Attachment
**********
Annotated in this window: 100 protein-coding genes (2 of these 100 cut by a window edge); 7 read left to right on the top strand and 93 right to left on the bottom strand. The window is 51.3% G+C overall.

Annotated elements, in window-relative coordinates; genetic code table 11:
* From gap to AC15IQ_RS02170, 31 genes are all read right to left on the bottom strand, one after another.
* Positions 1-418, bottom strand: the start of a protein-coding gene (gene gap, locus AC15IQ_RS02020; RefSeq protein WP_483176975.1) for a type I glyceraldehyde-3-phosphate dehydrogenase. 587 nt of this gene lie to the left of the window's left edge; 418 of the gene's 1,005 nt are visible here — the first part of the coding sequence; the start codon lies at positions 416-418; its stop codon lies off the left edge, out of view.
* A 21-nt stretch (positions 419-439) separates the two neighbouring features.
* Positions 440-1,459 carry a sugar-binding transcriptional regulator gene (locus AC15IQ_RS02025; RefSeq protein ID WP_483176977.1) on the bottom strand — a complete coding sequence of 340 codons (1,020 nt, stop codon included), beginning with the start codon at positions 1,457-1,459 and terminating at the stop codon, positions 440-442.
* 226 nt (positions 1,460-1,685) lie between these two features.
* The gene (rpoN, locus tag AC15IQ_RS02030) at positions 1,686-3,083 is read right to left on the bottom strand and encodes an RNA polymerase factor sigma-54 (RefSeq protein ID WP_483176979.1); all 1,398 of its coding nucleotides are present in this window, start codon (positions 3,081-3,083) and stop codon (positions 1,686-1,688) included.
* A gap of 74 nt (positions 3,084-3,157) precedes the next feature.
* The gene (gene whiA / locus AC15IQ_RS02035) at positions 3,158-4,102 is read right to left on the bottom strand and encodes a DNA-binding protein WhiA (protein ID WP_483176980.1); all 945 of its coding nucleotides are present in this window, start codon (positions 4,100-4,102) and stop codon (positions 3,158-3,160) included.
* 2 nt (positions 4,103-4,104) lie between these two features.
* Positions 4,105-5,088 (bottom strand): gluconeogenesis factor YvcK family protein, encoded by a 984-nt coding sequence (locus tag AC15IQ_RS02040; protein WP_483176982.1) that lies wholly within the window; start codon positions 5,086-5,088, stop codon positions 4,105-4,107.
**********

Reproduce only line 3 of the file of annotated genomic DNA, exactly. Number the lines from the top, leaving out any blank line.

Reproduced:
* From gap to AC15IQ_RS02170, 31 genes are all read right to left on the bottom strand, one after another.